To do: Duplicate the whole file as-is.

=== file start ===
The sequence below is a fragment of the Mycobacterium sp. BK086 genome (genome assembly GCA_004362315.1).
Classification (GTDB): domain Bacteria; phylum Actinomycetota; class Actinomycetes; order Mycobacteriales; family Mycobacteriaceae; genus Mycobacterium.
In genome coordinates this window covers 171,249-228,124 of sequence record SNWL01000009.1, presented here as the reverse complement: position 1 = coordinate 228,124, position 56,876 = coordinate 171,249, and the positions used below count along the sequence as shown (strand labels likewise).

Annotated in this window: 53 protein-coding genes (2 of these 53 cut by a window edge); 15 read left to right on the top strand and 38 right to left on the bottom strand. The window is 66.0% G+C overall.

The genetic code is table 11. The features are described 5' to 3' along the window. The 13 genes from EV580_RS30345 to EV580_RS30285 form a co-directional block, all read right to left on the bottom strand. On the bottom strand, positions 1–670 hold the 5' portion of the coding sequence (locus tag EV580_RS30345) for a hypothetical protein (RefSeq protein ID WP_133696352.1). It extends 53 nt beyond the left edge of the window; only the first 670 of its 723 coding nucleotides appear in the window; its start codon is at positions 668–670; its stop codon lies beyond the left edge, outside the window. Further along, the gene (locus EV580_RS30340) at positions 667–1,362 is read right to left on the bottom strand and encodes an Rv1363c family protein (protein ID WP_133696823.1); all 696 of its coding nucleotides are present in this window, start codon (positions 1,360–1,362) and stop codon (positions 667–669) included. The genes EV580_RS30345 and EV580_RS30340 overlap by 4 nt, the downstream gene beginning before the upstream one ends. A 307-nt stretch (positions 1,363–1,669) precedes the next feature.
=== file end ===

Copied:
The sequence below is a fragment of the Mycobacterium sp. BK086 genome (genome assembly GCA_004362315.1).
Classification (GTDB): domain Bacteria; phylum Actinomycetota; class Actinomycetes; order Mycobacteriales; family Mycobacteriaceae; genus Mycobacterium.
In genome coordinates this window covers 171,249-228,124 of sequence record SNWL01000009.1, presented here as the reverse complement: position 1 = coordinate 228,124, position 56,876 = coordinate 171,249, and the positions used below count along the sequence as shown (strand labels likewise).

Annotated in this window: 53 protein-coding genes (2 of these 53 cut by a window edge); 15 read left to right on the top strand and 38 right to left on the bottom strand. The window is 66.0% G+C overall.

The genetic code is table 11. The features are described 5' to 3' along the window. The 13 genes from EV580_RS30345 to EV580_RS30285 form a co-directional block, all read right to left on the bottom strand. On the bottom strand, positions 1–670 hold the 5' portion of the coding sequence (locus tag EV580_RS30345) for a hypothetical protein (RefSeq protein ID WP_133696352.1). It extends 53 nt beyond the left edge of the window; only the first 670 of its 723 coding nucleotides appear in the window; its start codon is at positions 668–670; its stop codon lies beyond the left edge, outside the window. Further along, the gene (locus EV580_RS30340) at positions 667–1,362 is read right to left on the bottom strand and encodes an Rv1363c family protein (protein ID WP_133696823.1); all 696 of its coding nucleotides are present in this window, start codon (positions 1,360–1,362) and stop codon (positions 667–669) included. The genes EV580_RS30345 and EV580_RS30340 overlap by 4 nt, the downstream gene beginning before the upstream one ends. A 307-nt stretch (positions 1,363–1,669) precedes the next feature.